The Dead Canary
by Leo Cookman (@leocookman) on July 15, 2019



In September 2018 video game developer Telltale Games unexpectedly closed their studio in the middle of development for their final Walking Dead season. This resulted in 250 employees losing their jobs overnight. The reason given for the sudden closure of the studio was that it ran out of money: after failing to secure funding when a financial backer pulled out at the last minute, they were left with no choice but to close the studio. There had been a round of layoffs a year previously after a new CEO tried to cut costs, but this didn’t halt the studio’s decline.

Not long after, a discussion of punishing work practices in the industry was sparked when the co-founder of Rockstar Games proudly described the “100-hour working weeks” required to get its applauded Red Dead Redemption 2 out the door despite it having been in development for 9 years. This opened the floodgates to revelations from across the industry, demonstrating “crunch” to be an industry-wide issue.

In the retail sector, Gamestop, the American chain of high street video game shops, reported a 13% loss for 2018 even after closing multiple stores, laying off staff and changing their game return policy. To say nothing of 2017’s ‘Loot Box’ crisis that continues to make waves in 2019, due to the Belgian Justice Minister calling for a European ban on the practice, a ban that is currently being discussed in both the EU and the USA.

These are only a few examples, but in short, the beginning of 2019 was a bumpy one for the video game industry and it has created a huge question mark over how the industry conducts itself going forward. All of the above listed issues show a shocking lack of care and consideration for staff at these companies, as well as borderline disinterest in the customer’s end product. These ongoing problems are indicative of several wider problems of the entertainment industry are now facing, in particular as the complexity of products clashes with the demand expectations within entertainment.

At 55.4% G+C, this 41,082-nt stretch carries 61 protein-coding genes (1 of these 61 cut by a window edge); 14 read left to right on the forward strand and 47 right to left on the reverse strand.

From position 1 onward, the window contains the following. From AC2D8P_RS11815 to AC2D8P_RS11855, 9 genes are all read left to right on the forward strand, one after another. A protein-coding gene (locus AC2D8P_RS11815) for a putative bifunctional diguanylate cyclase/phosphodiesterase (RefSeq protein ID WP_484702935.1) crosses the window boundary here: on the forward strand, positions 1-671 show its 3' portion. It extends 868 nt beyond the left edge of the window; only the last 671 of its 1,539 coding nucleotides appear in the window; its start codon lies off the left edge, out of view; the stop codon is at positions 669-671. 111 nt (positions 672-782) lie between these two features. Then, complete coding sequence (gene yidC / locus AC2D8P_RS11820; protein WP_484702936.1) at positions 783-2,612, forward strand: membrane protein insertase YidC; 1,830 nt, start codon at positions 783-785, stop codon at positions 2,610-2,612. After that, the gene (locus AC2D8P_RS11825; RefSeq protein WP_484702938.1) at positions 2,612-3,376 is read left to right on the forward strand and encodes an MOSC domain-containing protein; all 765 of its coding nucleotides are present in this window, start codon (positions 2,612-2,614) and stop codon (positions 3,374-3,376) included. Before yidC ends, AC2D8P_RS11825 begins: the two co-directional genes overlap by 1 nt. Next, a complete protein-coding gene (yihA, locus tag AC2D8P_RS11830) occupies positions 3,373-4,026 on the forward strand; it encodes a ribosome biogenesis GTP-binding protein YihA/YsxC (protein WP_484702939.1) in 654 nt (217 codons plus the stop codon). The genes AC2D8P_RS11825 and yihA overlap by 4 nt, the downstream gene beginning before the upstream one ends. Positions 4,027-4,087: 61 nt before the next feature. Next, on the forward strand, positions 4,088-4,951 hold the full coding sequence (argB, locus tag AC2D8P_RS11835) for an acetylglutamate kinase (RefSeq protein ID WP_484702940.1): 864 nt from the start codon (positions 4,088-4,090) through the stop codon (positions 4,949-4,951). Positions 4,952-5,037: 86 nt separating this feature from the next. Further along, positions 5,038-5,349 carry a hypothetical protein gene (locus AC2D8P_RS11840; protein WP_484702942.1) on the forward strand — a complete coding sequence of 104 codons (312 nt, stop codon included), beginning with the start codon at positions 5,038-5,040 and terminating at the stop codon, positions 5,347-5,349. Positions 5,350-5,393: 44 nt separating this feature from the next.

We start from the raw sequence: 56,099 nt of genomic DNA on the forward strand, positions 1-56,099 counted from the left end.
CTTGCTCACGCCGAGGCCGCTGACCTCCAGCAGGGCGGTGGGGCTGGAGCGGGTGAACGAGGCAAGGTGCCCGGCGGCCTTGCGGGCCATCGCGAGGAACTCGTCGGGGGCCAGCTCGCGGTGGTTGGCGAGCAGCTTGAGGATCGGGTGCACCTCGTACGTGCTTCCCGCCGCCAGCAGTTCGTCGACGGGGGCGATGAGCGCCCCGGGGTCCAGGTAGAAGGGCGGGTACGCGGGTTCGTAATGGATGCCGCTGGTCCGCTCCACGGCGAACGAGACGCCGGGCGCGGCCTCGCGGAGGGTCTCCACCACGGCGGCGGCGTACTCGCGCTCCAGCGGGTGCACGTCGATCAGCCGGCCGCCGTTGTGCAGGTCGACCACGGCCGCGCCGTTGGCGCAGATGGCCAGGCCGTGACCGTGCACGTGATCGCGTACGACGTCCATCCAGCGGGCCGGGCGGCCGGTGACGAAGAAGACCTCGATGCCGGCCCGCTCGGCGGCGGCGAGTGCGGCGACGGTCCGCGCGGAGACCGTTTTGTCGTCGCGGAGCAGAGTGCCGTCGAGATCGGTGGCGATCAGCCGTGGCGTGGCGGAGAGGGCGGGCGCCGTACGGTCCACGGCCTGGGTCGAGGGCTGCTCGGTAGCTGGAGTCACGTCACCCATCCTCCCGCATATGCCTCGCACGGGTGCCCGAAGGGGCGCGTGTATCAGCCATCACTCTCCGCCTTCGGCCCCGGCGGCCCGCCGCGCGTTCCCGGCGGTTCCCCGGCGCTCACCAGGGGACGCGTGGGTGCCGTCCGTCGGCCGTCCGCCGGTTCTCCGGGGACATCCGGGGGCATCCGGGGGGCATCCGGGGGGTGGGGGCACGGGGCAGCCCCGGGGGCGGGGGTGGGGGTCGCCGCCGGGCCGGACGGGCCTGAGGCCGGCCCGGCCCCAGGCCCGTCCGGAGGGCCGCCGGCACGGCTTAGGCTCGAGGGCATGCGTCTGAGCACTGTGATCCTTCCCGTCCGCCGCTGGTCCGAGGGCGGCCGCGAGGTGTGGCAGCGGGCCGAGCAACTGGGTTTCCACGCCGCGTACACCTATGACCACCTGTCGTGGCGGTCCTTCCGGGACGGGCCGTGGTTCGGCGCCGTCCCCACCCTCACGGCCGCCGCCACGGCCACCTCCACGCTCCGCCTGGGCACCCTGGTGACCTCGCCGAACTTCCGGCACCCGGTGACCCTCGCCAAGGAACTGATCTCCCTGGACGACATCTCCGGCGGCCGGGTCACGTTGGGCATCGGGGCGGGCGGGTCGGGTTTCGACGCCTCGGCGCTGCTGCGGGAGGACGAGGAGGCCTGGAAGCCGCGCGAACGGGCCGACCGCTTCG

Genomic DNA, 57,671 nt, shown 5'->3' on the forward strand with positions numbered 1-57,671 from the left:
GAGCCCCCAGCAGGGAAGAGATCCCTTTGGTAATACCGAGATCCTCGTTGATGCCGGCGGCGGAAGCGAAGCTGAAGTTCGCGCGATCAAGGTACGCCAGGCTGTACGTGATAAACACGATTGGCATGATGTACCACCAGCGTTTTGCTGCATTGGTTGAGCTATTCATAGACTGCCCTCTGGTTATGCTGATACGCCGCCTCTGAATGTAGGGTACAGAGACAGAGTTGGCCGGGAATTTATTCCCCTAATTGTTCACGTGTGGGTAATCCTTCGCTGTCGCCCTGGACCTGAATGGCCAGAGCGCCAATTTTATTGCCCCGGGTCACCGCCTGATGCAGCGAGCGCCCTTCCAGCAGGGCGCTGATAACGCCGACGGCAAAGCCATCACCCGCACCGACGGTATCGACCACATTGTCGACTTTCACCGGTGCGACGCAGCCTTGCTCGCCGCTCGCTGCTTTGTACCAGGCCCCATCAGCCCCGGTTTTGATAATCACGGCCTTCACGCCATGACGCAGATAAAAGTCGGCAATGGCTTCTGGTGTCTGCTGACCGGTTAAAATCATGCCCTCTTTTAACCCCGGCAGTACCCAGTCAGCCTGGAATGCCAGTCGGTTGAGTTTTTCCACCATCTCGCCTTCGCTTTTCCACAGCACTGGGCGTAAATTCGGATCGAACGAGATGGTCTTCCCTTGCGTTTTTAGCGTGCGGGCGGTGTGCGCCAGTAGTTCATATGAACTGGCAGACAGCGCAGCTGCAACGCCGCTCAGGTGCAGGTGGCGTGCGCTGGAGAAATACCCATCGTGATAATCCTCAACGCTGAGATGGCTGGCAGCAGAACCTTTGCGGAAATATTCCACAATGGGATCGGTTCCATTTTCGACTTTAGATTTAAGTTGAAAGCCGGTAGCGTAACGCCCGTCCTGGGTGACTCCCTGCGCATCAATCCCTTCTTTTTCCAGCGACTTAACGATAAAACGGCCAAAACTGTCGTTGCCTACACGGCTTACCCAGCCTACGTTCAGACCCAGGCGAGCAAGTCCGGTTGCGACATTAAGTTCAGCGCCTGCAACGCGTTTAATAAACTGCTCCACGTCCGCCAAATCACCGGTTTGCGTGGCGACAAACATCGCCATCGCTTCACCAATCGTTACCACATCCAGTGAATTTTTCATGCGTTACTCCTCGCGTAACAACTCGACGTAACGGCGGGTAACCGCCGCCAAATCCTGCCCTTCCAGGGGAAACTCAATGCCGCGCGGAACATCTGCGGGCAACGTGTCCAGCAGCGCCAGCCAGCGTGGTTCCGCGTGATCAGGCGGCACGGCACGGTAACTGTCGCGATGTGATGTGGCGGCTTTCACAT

Gaming the System

The video games industry is large and global, comparable in income to the film industry and growing. Revenue in this industry rose 18% from previous years to a new peak of $43.8 billion in 2018. The massive market expansion has gone on alongside substantial price increases, games cost upwards of $60 - $70 at launch in addition to substantial increase of ‘deluxe’ packages for some games including downloadable content and collectables that can reach into the hundreds of dollars, all on top of the infamous ‘loot boxes’ that essentially amount to pure profit.

While revenues may be high, the costs of the triple a quality games are high too: these games require years of intensive R&D, programming, engine-building, motion and performance capture, script-writing, huge render farms and vast amounts of cutting-edge technology, all performed and maintained by teams of hundreds of people. This has driven the markets strategy of lay-offs, studio closures, worker crunch, in its attempts to maintain innovation and profits simultaneously. Like a lot of corporations, video game companies have chosen to reduce worker care, close departments and companies deemed unessential and push up the prices of their products in an effort to maximise profit margins, but as multiple recessions over the last hundred years have shown us, there are flaws in this method.